Well, obviously the size of the pan dictates the overall weight, no matter what the material… So PROBABLY yes for the borosilicate glass, and a qualified yes for the cast iron IF it’s a nice little 5"x5" raised grids broiler pan for one that I’ve been looking for for years! Thought I’d found one on amazon.com, but when it arrived the raised grill bars are not as deep as the on line photo showed. Disappointing, but I still use it because I HATE dragging out a big old 10" square grill pan to broil ahi tuna for one! Which is something not always addresses by manufacturers: Cookware for one. As “globalization” is creating an ever-expanding upper echelon of educated males and females, more and more of whom are opting to postpone marriage and family, they can go crazy trying to find something like a well designed 5"x5" square cast iron broiling pan!
Way back in the '60s Pyrex or one of the other “glass to cook in” companies made a glass double boiler with lid that I loved! It functioned beautifully as a saucepan as well, and unlike pyroceram, did not discolor. It was fun being able to see how the “boil bubbles” traveled to the surface through contents such as peas, or to watch rice cook. But overall, glass is a pretty heavy material. EXCEPT: TITANIUM CRYSTAL…!!! I’ve replaced all of my everyday drinking glasses and tumblers with it, and about the only thing thinner than it is a paper cup, but these glasses are FAR more durable! I accidentally bumped one off the cabinet shelf and it fell onto the granite counter top, bounced twice, then landed in the mouth of the garbage disposal. And about a year later it’s still just fine, thank you! But I doubt it has the thermal shock resistance to make it suitable for cookware. Pity!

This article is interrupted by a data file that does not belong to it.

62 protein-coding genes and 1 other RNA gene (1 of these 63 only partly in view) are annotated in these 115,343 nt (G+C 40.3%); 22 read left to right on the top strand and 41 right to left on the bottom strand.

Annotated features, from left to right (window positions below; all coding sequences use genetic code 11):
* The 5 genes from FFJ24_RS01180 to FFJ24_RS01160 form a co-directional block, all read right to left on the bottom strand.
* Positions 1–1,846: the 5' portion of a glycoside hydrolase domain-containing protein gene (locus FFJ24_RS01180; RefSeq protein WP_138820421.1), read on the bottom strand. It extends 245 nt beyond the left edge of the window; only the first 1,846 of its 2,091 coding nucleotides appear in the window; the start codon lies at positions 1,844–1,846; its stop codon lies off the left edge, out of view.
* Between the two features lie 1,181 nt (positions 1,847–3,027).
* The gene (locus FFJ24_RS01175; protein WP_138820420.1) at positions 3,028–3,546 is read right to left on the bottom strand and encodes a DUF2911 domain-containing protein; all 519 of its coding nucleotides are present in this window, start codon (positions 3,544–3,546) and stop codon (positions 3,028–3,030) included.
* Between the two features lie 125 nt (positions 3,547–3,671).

The ONLY direct contact aluminum I’ve used in my kitchen for at least 40 years now is the two walnut handled omelette pans I mention above, and water never touches them! I’m just not a fan of aluminum, whether anodized or not, or even when it has been endowed by man with the ability to ring like a bell. When all is said and done it is still aluminum! It warps, even when anodized. Try boiling onions or tomatoes in pure aluminum and you have a major aroma problem on your hands, as well as food for the garbage disposal. My guess is that even if aluminum was cast with a seriously “sturdy” grid (structural support) in the base of a pan the damned stuff would still warp! And it discolors easily, or maybe “eventually” for some of the more modern anodized aluminum. As a suitable material for any type of direct contact cooking vessel, I avoid it like the plague!